What Military Gear Did Your Police Department Purchase?

Do you want to know what military surplus equipment your favorite law enforcement division picked up under the 1033 program? Well, you're in luck! NPR has published its research in nice easy-to-search files on Google Drive. According to their analysis, only three percent of the transfers under the program were weapons – but there are still a lot of weapons in the bunch.

Is your city or county police department suddenly flush with bayonets? (Yes, I'm looking at you, Englewood and La Plata – WTF do you need with dozens of bayonets?!?!?) Did your county sheriff's office acquire more M16A1's and M14's than it had officers? (That might be you, El Paso County, with 44 M16's and 4 M14's…) Did your city find itself severely short of M16A1s the last time it had to control protesters (Colorado Springs – 140 M16's and 14 M14's)?

Or perhaps your department opted for a robot bomb disposal unit (we got a few, but let's give a special shout out to the bombing hotspots of Mesa and La Plata counties for picking up three each!), or what appears to be serious amounts of firefighting equipment (Archuleta seems like it went on a particular spree with intrenchment tools and packs…), or maybe just some utility vehicles.

Colorado's list is all here, sorted by organization. If you'd like it split out differently, or want to peruse other states' data, the complete data set is also available.

7 Community Comments, Facebook Comments

  1. Here in Gilpin, we only picked up a pair of M14's. Useful in case of a terrorist attack on small-stakes gaming casinos (no, wait – the casino towns are Home Rule), or perhaps in order to deal with a particularly stubborn sovereign citizen holed up in his mountain cabin I suppose. Though I can't recall an incident where anything remotely resembling a SWAT team has been required up here.

    I'm sure there's a good reason our little county needs them, though.

  2. I'd also like to give a special recognition to the woefully under-equipped Denver Police, who picked up 50 M16's under the program to supplement the army they already parade about any time "radical leftist organizations" get together to protest.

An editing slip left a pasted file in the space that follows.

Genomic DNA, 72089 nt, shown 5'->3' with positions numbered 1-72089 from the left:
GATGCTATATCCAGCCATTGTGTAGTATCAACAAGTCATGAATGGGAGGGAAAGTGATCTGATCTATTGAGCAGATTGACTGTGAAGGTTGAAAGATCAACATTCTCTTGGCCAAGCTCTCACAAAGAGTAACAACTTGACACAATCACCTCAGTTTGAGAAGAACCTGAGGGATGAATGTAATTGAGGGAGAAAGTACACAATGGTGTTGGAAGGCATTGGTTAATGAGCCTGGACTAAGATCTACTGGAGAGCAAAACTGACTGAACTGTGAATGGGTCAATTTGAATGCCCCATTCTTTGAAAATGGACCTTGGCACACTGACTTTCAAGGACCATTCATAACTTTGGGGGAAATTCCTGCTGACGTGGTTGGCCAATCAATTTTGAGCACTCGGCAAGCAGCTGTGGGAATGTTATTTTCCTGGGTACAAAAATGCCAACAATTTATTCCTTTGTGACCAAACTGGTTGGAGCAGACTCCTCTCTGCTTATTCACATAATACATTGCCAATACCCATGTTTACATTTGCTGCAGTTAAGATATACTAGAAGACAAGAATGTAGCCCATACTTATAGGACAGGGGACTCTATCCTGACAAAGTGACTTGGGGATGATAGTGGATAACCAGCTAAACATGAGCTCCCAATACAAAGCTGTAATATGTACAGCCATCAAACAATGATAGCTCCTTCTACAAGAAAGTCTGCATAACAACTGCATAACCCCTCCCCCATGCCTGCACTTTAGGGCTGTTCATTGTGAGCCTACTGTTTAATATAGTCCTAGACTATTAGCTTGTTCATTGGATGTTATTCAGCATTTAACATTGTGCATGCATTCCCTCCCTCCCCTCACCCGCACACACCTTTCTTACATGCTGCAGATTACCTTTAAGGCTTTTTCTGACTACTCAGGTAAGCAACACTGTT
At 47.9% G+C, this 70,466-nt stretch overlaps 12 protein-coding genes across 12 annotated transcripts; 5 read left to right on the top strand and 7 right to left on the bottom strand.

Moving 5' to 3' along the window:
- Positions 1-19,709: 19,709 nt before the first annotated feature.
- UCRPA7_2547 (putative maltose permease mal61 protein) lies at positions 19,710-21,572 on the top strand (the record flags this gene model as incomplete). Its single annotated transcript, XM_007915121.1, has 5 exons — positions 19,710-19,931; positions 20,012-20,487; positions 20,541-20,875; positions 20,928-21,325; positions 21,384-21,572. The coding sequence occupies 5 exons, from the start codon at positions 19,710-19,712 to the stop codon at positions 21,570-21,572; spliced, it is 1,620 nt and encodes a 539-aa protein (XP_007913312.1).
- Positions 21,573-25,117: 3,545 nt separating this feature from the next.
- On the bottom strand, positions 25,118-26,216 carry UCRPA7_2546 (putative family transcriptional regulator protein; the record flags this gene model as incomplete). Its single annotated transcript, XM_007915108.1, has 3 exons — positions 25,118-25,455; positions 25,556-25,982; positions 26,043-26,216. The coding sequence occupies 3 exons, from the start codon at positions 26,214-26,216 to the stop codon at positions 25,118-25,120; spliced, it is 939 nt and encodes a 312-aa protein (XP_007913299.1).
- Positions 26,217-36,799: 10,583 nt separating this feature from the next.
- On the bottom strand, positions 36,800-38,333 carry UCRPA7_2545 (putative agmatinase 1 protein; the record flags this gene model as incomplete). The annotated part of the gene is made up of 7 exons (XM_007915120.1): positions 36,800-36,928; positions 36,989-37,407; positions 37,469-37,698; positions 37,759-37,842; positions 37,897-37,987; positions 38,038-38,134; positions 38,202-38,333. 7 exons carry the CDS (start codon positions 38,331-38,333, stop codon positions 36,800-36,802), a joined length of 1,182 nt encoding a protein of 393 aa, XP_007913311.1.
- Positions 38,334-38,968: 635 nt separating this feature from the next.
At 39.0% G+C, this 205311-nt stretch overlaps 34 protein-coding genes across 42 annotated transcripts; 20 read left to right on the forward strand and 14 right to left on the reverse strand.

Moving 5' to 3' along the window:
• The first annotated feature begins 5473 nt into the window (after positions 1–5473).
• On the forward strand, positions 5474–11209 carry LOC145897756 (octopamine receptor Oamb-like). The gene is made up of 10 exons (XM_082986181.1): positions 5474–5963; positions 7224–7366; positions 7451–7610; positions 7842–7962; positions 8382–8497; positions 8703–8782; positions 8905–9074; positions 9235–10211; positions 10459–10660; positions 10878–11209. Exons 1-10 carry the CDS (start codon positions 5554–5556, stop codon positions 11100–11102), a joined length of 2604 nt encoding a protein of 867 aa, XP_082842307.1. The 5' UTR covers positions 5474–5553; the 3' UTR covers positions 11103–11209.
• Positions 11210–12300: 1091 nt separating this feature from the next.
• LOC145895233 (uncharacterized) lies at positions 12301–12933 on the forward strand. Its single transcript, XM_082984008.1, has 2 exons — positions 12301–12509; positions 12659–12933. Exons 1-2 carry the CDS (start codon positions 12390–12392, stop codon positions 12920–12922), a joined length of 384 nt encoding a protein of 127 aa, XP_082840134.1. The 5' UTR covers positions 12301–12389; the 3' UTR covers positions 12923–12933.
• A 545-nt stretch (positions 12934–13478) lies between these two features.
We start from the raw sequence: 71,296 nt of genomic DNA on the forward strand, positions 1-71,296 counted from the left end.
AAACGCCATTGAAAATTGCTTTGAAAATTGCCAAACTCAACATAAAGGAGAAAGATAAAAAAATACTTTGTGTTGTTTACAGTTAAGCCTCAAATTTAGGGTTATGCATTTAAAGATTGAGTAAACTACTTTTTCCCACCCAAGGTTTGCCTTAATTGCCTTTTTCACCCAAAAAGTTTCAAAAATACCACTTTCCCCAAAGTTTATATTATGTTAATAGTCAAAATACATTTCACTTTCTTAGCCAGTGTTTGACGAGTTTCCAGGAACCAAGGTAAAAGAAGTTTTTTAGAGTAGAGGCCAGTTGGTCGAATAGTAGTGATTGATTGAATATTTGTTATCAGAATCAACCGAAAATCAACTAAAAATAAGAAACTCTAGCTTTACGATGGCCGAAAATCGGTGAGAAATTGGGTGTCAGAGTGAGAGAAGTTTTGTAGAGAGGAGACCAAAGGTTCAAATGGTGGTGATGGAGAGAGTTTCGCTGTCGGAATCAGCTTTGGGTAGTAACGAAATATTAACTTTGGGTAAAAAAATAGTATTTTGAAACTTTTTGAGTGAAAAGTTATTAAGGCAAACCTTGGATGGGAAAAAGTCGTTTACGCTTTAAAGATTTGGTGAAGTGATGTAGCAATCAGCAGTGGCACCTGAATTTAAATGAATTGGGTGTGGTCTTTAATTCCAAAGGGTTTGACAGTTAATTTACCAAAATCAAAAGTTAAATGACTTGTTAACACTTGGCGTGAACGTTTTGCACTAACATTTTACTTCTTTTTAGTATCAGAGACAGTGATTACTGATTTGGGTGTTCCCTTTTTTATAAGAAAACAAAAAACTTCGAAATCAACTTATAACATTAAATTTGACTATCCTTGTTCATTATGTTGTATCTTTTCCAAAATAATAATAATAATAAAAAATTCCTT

And somehow I missed the Aurora PD picking up 150 M16's, 25 M14's, and almost 75 protective shields – and an MRAP.

    I know Douglas County has a need for its acquisition of 54 M16's and 15 M14's.

    And the Alamosa Sheriff's office will be using its 10 M14's and and 15 M16's in regular enforcement duties.

    Seriously, folks – does this seem a bit over the top for some of these departments? Under 1033, each piece of equipment is supposed to be used by the department within a year of its transfer. Are we holding police military parades with this stuff in order to qualify?

  3. mamajama55 says:

    Thanks for posting this, Phoenix.

  4. Tom says:

    Hmm… the Eaton Police picked up 4 M16s and 4 .45 caliber pistols. Apparently, they wanted to outfit the whole department. Greeley picked up 72 M16s,10 M14s and an MRAP. The Weld County Sheriff's Dept got an MRAP of their own. Maybe they're planning an interesting float for the Stampede Parade.

    Looks like Weld County is prepared for the inevitable violence following secession. The Hwy 85 corridor is secure.

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